Texas Attorney General Ken Paxton filed a complaint this week challenging the Biden administration’s guidance to American employers that they must allow employees to use restrooms in the workplace and dress for work based on their “gender identity,” rather than their biological sex.
Twenty other Republican-led states are also pushing back against the policy that promotes the idea that people can operate in workspaces based on the sex they “identify” with or their “transgender” sex, rather than their biological sex.
NBC reported on Paxton’s legal move:
Texas Attorney General Ken Paxton has moved to block Biden administration guidance requiring that employers allow transgender workers to use bathrooms and dress in a manner aligned with their gender identity, following a separate challenge by 20 other Republican-led states.
Paxton’s office, in a complaint filed in Amarillo, Texas, federal court on Monday, said state agencies will not allow workers to use bathrooms designated for the opposite sex or discipline employees over their use of gendered pronouns, placing them at risk of facing legal action in light of June guidance from the Equal Employment Opportunity Commission [EEOC].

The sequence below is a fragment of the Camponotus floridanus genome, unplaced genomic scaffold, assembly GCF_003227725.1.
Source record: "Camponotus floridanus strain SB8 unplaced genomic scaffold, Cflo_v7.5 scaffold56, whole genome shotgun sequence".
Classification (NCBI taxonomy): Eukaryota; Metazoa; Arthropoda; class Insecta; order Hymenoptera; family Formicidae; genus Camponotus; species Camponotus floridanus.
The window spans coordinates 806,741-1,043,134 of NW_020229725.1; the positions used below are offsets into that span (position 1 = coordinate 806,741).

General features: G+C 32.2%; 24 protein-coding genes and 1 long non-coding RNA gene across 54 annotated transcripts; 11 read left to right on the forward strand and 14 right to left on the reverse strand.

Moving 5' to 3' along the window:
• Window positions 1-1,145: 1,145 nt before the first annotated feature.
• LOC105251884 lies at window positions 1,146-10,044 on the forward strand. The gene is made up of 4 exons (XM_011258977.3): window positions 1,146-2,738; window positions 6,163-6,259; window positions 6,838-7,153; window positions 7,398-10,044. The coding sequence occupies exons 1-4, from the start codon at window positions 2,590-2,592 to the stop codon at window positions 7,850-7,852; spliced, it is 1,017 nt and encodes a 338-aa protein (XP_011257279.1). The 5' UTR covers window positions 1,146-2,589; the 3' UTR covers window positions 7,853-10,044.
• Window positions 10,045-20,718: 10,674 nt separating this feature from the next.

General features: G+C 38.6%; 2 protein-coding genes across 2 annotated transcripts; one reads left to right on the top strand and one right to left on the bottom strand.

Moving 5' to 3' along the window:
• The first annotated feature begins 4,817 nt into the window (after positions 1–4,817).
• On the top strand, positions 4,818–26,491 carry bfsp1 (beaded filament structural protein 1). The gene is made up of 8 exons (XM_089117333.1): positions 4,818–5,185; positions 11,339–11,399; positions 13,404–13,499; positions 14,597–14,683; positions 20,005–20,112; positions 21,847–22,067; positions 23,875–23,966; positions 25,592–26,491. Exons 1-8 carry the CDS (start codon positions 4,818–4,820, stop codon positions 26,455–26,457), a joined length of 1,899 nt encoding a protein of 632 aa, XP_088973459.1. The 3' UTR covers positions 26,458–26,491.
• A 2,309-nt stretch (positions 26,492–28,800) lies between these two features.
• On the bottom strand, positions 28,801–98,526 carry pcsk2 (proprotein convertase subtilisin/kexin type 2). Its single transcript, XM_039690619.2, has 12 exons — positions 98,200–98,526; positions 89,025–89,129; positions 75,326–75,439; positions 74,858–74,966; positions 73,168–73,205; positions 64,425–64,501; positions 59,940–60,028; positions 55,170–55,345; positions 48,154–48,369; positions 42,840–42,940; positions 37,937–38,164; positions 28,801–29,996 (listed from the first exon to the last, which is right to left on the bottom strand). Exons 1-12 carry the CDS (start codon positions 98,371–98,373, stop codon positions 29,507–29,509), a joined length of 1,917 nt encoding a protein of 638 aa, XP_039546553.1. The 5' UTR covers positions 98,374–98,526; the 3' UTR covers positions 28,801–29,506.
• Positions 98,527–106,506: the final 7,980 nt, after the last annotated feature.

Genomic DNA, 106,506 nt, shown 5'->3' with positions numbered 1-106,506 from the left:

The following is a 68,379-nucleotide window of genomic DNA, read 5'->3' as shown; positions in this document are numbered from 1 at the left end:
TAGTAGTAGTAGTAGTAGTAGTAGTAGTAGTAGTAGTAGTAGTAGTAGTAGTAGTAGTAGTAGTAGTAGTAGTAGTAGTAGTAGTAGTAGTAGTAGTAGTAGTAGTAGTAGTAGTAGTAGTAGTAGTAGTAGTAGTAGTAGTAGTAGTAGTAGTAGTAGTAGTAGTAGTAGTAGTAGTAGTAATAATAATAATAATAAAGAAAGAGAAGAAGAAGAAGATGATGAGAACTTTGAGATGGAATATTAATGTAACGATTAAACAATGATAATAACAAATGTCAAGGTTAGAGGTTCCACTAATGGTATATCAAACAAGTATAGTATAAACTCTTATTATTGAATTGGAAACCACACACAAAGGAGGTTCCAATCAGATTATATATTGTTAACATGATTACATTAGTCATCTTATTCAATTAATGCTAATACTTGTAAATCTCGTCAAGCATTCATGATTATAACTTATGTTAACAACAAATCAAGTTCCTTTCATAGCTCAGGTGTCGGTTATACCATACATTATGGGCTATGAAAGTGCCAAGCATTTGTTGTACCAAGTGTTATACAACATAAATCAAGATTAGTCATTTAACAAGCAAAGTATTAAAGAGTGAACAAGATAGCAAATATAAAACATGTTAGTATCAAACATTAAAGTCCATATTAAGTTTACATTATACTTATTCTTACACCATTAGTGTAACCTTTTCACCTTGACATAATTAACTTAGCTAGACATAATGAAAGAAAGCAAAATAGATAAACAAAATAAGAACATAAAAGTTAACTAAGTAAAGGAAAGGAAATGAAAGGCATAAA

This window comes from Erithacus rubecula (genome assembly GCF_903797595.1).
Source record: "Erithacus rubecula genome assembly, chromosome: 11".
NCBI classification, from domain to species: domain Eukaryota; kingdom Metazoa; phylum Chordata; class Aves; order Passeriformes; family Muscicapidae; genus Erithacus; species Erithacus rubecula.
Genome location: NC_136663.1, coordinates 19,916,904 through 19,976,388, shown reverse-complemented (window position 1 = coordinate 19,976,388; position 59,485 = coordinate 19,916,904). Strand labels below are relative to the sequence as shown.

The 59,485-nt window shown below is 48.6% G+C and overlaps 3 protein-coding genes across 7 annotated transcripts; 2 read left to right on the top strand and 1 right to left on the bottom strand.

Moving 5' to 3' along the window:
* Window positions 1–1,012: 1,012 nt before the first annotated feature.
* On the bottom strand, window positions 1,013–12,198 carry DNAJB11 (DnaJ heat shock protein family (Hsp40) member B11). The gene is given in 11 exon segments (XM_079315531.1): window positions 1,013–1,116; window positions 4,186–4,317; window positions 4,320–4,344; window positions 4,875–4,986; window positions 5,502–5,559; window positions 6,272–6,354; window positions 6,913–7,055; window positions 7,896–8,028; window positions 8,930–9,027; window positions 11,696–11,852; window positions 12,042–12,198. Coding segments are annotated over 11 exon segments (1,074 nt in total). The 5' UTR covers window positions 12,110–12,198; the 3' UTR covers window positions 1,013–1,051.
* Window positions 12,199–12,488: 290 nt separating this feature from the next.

The AG also said the guidance is invalid because it was approved by EEOC Chair Charlotte Burrows without a vote from the full five-member commission.
Paxton said in a statement that states should be able to place the rights of employers over “subjective views of gender” and that the EEOC guidance is dangerous to women and children because they will not have access to separate and safe spaces:
A gender-neutral sign is posted outside a bathroom (Sara D. Davis/Getty Images).
“These backdoor attempts to force businesses, including the State of Texas, to align with their beliefs is unacceptable,” Paxton said.
The EEOC guidance is relying on the U.S. Supreme Court’s 2020 ruling in Bostock v. Clayton County, which said the Civil Rights Act of 1964 includes discrimination based on “gender identity.”
“Employers also can violate Title VII by refusing to refer to employees by their preferred pronouns,” the EEOC said, according to NBC.
But Paxton disagrees.
“While [Bostock] held that ‘discrimination based on homosexuality or transgender status necessarily entails discrimination based on sex,’ the June 15 Guidance instead addresses the converse question: whether discrimination on the basis of sex necessarily entails discrimination based on transgender status,” Paxton said.
“Paxton’s office is seeking an order vacating the guidance and will pursue a preliminary injunction barring the guidance’s enforcement while the lawsuit is pending,” NBC reported.
The case is Texas v. Equal Employment Opportunity Commission, U.S. District Court for the Northern District of Texas, No. 2:21-cv-00194.
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